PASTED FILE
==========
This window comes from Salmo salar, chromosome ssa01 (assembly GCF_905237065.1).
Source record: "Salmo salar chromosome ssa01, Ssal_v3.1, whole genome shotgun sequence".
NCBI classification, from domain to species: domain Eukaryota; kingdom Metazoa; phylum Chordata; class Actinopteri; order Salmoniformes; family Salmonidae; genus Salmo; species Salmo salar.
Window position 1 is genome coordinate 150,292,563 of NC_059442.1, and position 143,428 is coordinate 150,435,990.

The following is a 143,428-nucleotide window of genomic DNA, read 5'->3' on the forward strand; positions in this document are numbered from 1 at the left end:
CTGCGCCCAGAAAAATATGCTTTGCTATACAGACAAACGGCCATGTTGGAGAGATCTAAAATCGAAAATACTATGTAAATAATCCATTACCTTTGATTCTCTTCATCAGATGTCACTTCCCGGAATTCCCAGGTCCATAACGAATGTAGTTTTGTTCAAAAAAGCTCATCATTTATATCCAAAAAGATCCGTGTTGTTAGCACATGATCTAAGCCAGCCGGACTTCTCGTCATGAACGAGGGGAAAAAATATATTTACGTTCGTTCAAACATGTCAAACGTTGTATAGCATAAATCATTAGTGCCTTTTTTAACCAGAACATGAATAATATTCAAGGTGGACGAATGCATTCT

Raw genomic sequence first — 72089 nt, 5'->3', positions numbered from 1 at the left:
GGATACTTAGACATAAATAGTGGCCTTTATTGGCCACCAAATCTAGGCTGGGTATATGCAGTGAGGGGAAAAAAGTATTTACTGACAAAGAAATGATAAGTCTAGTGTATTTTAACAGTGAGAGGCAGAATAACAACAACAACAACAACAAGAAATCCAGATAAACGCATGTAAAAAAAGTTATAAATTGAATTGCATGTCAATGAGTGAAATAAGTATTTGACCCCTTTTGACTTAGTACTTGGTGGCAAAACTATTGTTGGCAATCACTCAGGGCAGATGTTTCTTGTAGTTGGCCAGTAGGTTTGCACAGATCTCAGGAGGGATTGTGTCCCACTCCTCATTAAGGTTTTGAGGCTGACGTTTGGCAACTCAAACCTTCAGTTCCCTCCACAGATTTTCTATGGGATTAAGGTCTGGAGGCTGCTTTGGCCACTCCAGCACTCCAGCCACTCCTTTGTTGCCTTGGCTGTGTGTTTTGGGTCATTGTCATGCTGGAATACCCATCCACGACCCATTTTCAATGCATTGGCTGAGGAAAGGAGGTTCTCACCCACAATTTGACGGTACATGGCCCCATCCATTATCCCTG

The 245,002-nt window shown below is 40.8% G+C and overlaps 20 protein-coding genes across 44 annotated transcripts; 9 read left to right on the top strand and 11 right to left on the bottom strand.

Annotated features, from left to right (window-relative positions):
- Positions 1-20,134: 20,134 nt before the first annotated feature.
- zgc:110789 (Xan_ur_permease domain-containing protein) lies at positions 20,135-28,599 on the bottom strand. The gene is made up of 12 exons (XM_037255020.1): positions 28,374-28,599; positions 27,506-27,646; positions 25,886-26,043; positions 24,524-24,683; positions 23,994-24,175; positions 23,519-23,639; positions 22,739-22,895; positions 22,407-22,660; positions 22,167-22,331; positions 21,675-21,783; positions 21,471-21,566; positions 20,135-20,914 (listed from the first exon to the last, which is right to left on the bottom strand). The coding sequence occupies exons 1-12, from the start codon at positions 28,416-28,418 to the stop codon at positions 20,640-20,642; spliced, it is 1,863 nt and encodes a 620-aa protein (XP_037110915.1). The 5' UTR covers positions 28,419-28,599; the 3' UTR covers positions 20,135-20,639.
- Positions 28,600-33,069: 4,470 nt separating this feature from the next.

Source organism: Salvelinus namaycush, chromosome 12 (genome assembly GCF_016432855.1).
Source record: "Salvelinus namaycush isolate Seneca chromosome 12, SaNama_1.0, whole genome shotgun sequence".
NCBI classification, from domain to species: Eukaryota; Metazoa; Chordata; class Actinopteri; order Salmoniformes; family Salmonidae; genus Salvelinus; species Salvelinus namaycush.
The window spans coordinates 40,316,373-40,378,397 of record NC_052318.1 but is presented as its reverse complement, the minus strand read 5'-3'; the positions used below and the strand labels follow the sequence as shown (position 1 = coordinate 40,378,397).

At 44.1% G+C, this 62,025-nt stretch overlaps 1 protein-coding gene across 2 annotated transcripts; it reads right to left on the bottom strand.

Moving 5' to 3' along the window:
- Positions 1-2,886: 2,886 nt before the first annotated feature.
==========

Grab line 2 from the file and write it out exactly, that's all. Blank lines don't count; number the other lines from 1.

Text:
Source record: "Salmo salar chromosome ssa01, Ssal_v3.1, whole genome shotgun sequence".